With the economic downturn impacting deal flows, salaries of top private equity professionals have taken a hit as most of the firms froze pay hikes and held back bonuses this year, experts say.
According to experts in the private equity space in the country, top PE professionals, who draw huge eight-digit salaries at the top levels, have suffered a cut back in their remuneration.
"Between 2008 and 2009, most PE funds have frozen increases in gross salaries, reduced the pay packages for new joinees and bonuses have not been paid," recruitment firm focusing on PE and other financial services, Emploi Globale Consulting chairperson and MD Shalini Sethi told PTI.
"Performance benchmarks for professionals have been focused upon in a significantly higher manner in the year," Sethi added.
Another expert, who tracks the private equity space, said salaries of senior PE professionals had definitely taken a hit due to the fall in deal flows as the bonuses given to them are based on deals and exits from an investment.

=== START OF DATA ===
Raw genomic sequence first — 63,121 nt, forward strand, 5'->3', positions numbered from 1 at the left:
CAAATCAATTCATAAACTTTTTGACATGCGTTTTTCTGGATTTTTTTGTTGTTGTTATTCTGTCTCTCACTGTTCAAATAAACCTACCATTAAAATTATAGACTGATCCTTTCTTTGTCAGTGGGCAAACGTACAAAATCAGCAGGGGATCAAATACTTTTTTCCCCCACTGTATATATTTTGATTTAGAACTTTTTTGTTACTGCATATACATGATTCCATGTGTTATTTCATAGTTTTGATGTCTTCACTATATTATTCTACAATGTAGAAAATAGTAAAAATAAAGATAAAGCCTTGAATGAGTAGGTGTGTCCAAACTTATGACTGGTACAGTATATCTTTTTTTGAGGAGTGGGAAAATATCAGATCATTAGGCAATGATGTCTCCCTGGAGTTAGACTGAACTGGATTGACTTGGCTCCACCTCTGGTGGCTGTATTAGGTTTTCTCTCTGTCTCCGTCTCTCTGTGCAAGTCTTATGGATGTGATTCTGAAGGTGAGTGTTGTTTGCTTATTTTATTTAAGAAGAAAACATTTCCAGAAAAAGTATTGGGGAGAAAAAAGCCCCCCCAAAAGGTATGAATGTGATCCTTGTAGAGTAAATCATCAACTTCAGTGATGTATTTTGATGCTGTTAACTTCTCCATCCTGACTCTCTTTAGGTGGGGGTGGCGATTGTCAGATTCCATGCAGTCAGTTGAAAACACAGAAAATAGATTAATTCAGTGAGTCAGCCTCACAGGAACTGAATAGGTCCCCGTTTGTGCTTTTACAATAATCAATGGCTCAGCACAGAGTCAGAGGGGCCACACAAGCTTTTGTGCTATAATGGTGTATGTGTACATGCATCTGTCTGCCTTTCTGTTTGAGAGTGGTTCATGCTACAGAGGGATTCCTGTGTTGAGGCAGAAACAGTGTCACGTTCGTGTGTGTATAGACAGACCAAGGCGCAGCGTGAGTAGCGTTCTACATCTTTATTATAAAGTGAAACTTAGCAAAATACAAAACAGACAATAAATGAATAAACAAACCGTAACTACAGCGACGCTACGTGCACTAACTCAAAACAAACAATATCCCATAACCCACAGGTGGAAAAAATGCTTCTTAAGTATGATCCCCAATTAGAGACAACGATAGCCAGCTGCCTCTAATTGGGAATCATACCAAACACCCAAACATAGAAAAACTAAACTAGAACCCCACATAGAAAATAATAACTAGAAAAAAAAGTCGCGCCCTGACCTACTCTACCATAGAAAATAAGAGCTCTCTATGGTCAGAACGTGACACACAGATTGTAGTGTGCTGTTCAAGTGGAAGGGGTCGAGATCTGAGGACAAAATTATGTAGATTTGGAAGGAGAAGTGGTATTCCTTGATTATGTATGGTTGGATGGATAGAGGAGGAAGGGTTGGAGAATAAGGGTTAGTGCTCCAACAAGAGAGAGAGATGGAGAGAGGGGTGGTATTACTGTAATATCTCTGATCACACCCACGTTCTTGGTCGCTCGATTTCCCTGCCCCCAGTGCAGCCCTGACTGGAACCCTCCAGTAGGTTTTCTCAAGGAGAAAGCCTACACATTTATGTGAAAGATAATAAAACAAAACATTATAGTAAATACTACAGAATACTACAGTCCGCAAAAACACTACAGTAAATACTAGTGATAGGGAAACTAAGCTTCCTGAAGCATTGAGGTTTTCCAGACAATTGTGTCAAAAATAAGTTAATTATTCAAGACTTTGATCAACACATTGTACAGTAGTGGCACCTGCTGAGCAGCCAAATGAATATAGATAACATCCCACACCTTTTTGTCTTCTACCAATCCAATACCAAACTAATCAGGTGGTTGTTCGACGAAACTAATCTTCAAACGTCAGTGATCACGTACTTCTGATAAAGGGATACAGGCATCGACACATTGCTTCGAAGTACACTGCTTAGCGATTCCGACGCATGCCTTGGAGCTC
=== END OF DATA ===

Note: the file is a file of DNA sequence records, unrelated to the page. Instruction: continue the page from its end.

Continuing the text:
"PE funds have always paid well to performers based on exits, this will continue ... Fixed CTC are also based on new funds being raised but this has not happened at the same pace, hence PE and venture capital funds will not see raises in salary next year," Sethi said.
As per global consultancy Grant Thornton, in the first seven months of 2009 there were 114 PE deals with an announced value of $4.89 billion against 214 deals worth $7.58 billion in the corresponding period in 2008.
The PE deals announced during the calendar year 2008 stood were worth $10.59 billion.
Deloitte National leader Financial Advisory Practice Avinash Gupta believes that PE professionals in India have been better off than their peers in other countries in terms of compensation.
"Salaries of PE professionals in India have not been much impacted by the drop in deal volumes in the country. However, in the longer term if the situation does not improve salaries and compensation structures may take a hit," Gupta said.
About the volume of PE deals this year, he said that it is unlikely to decline from the current level but is expected to remain at last year's level.